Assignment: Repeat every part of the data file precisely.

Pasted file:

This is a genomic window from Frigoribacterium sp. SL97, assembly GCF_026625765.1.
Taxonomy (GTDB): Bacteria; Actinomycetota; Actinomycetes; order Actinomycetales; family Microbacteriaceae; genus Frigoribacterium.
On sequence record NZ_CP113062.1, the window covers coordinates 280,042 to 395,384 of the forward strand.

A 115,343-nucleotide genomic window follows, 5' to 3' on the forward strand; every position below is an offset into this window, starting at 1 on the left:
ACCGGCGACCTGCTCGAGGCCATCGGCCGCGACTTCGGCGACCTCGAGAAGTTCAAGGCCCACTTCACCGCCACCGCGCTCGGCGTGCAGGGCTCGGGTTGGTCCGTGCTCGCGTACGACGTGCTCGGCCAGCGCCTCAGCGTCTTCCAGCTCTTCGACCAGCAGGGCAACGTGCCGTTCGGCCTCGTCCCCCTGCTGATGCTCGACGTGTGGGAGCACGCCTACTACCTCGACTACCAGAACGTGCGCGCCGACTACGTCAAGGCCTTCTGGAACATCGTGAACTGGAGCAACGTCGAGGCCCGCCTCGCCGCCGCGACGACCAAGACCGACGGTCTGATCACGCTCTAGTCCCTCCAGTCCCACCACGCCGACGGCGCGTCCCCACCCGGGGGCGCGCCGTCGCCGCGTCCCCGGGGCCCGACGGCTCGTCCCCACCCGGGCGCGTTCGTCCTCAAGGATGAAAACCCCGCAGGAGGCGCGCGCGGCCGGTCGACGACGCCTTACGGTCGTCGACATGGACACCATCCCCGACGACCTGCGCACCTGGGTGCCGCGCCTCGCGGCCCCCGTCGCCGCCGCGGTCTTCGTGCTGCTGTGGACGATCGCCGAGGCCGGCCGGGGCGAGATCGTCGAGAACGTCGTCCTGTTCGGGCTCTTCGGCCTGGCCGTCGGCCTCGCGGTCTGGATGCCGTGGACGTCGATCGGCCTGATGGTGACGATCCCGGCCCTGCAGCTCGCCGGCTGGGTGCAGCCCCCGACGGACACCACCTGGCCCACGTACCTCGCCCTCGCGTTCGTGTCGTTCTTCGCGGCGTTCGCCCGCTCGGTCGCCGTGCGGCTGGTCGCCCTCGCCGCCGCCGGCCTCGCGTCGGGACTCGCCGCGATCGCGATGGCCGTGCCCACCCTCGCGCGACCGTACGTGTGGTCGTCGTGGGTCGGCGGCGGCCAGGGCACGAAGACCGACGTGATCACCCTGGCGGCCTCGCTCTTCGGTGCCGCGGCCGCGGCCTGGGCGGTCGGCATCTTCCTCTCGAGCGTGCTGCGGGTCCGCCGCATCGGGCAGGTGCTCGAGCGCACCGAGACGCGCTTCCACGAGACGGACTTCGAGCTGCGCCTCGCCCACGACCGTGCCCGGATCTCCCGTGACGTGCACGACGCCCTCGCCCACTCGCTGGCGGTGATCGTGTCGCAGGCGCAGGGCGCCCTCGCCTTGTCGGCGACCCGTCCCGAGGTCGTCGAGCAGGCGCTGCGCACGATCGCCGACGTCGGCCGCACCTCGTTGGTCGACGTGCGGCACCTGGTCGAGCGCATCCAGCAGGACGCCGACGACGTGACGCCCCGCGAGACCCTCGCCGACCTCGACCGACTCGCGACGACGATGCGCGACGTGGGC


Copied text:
This is a genomic window from Frigoribacterium sp. SL97, assembly GCF_026625765.1.
Taxonomy (GTDB): Bacteria; Actinomycetota; Actinomycetes; order Actinomycetales; family Microbacteriaceae; genus Frigoribacterium.
On sequence record NZ_CP113062.1, the window covers coordinates 280,042 to 395,384 of the forward strand.

A 115,343-nucleotide genomic window follows, 5' to 3' on the forward strand; every position below is an offset into this window, starting at 1 on the left:
ACCGGCGACCTGCTCGAGGCCATCGGCCGCGACTTCGGCGACCTCGAGAAGTTCAAGGCCCACTTCACCGCCACCGCGCTCGGCGTGCAGGGCTCGGGTTGGTCCGTGCTCGCGTACGACGTGCTCGGCCAGCGCCTCAGCGTCTTCCAGCTCTTCGACCAGCAGGGCAACGTGCCGTTCGGCCTCGTCCCCCTGCTGATGCTCGACGTGTGGGAGCACGCCTACTACCTCGACTACCAGAACGTGCGCGCCGACTACGTCAAGGCCTTCTGGAACATCGTGAACTGGAGCAACGTCGAGGCCCGCCTCGCCGCCGCGACGACCAAGACCGACGGTCTGATCACGCTCTAGTCCCTCCAGTCCCACCACGCCGACGGCGCGTCCCCACCCGGGGGCGCGCCGTCGCCGCGTCCCCGGGGCCCGACGGCTCGTCCCCACCCGGGCGCGTTCGTCCTCAAGGATGAAAACCCCGCAGGAGGCGCGCGCGGCCGGTCGACGACGCCTTACGGTCGTCGACATGGACACCATCCCCGACGACCTGCGCACCTGGGTGCCGCGCCTCGCGGCCCCCGTCGCCGCCGCGGTCTTCGTGCTGCTGTGGACGATCGCCGAGGCCGGCCGGGGCGAGATCGTCGAGAACGTCGTCCTGTTCGGGCTCTTCGGCCTGGCCGTCGGCCTCGCGGTCTGGATGCCGTGGACGTCGATCGGCCTGATGGTGACGATCCCGGCCCTGCAGCTCGCCGGCTGGGTGCAGCCCCCGACGGACACCACCTGGCCCACGTACCTCGCCCTCGCGTTCGTGTCGTTCTTCGCGGCGTTCGCCCGCTCGGTCGCCGTGCGGCTGGTCGCCCTCGCCGCCGCCGGCCTCGCGTCGGGACTCGCCGCGATCGCGATGGCCGTGCCCACCCTCGCGCGACCGTACGTGTGGTCGTCGTGGGTCGGCGGCGGCCAGGGCACGAAGACCGACGTGATCACCCTGGCGGCCTCGCTCTTCGGTGCCGCGGCCGCGGCCTGGGCGGTCGGCATCTTCCTCTCGAGCGTGCTGCGGGTCCGCCGCATCGGGCAGGTGCTCGAGCGCACCGAGACGCGCTTCCACGAGACGGACTTCGAGCTGCGCCTCGCCCACGACCGTGCCCGGATCTCCCGTGACGTGCACGACGCCCTCGCCCACTCGCTGGCGGTGATCGTGTCGCAGGCGCAGGGCGCCCTCGCCTTGTCGGCGACCCGTCCCGAGGTCGTCGAGCAGGCGCTGCGCACGATCGCCGACGTCGGCCGCACCTCGTTGGTCGACGTGCGGCACCTGGTCGAGCGCATCCAGCAGGACGCCGACGACGTGACGCCCCGCGAGACCCTCGCCGACCTCGACCGACTCGCGACGACGATGCGCGACGTGGGC